The photoemissive wafer 14 is bonded to the surface portion 38a so that light impinging on the exposed portion of surface 34 and eventually striking the wafer 14 causes the emission of electrons. These electrons are accelerated across a gap by an electric field to a MCP 40 causing the secondary emission of electrons all in accordance with known principles. Connecting the photoemissive wafer 14 to an external biasing power supply (not shown) is a coating of conductive material 42 applied to the surfaces 16b and 16c and also over a portion of surface 16a so that this coating makes contact with the wafer 14.

The photoemissive wafer 14 may be formed in any known manner. One such method is described with reference to FIG. 2. A gallium arsenide (GaAs) substrate 16 has formed on one of its surfaces a layer 18 of gallium arsenide (GaAs) which is identified as a buffer layer. The formation of the buffer layer 18 is to facilitate control of a later etching process to remove the substrate. An etch stop layer 20 of gallium aluminum arsenide (GaAlAs) is formed on top of the buffer layer 18 and an active layer 22 of gallium arsenide (GaAs) is formed on the etch stop layer 20.

The active layer 22 has a layer of gallium aluminum arsenide (GaAlAs) formed on its surface and is identified as the window layer 24. Generally, formation of the wafer 14 results in a structure which is larger than that required for the image intensifier tube. One way of achieving the proper diameter for the wafer 14 is to cut the wafer with a saw. If this step is to be performed, then cap layer 26 of gallium arsenide (GaAs) is formed on top of the window layer 24. This cap layer 26 will provide protection to the underlying structure during cutting to prevent chipping of the window layer 24.

Another way of achieving the proper wafer diameter is to carefully chip away the excess portions of the wafer 14 after it is bonded to the glass faceplate 12. In using this method, a cap layer is not necessary.

Preferably, the formation of each of the layers is by means of epitaxial growth.

If the cap layer 26 is used, it is removed after cutting, preferably by chemical means such as etching.

On the surface of the window layer 24 is deposited a thin layer 28 of silicon nitride (Si3 N4). The silicon nitride layer 28 has a layer 30 of silicon dioxide (SiO2) deposited on its surface. Both the silicon nitride layer 28 and the silicon dioxide layer 30 are preferably formed by sputter deposition. The structure so formed is identified as a wafer 32.

The wafer 32 is positioned with the silicon dioxide layer 30 against the surface portion 38a of the faceplate 12. The wafer 32 is bonded to the faceplate 12 in a bonding apparatus to form a unitary structure. The temperature in the bonding apparatus is raised and pressure is applied to the wafer 32 and the faceplate 12 for a length of time sufficient for bonding to occur and for a unitary structure to be formed. After bonding, the unitary structure is cooled.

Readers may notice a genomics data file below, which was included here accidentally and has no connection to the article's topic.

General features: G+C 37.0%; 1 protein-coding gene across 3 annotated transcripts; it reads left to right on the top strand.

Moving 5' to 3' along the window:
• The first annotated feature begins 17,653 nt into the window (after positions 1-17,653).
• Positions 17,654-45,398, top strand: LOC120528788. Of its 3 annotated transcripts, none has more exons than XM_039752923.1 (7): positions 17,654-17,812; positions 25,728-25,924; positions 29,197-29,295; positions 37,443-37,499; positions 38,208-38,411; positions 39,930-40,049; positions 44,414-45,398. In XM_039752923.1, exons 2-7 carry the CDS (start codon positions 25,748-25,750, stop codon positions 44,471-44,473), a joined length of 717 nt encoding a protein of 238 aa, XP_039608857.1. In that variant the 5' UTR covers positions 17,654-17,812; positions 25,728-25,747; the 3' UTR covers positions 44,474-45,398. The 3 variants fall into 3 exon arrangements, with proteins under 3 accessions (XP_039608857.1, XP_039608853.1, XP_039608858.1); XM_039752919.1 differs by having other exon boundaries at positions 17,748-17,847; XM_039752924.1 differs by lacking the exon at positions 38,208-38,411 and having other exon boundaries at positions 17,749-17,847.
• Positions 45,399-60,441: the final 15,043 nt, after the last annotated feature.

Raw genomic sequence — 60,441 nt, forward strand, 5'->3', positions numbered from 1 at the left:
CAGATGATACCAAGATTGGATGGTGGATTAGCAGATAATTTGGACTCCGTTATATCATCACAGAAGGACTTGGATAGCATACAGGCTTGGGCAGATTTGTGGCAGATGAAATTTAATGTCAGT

Following cooling, the GaAs substrate 16 removed. This is preferably done by lapping off most of the substrate 16 by mechanical polishing. The remaining portion of the substrate 16 is thereafter removed by chemical etching. The buffer layer 18 and the etch stop layer 20 are also removed, preferably by a chemical etching process. The structure is now identified as the cathode 10.

The conductive coatings 42 are applied to the surface portions 38b and 38c and a small portion of 38a which is contiguous with 38c.

The cathode 10 is then heat cleaned to remove contaminants from the surface of the wafer 14. The heat cleaning temperature is dependent upon the nature of the contaminants and upon the nature of the surface from which the contaminants are to be removed; that is, the actual percentage of gallium and arsenic at the surface. Once the nature of the contaminants and the actual ratio of gallium to arsenic is known, a specific heat cleaning temperature is determined. A temperature of approximately 600° C. is sufficient to free contaminants such as oxygen and carbon where the ratio of gallium to arsenic is 1:1.

Reference will now be made to FIG. 3. In order to perform the heat cleaning step, the cathode 10 is placed in a high vacuum chamber 50 and is heated to the predetermined temperature. A pyrometer 54 receives radiation emitted by the cathode 12 through a window 56 in the chamber 50. At the predetermined temperature contaminants are freed from the cathode 10 and are removed by the vacuum system. Heat is provided by means of a lamp 52, although any other suitable heat source may be used. The embodiment of the invention uses a predetermined temperature of approximately 600° C.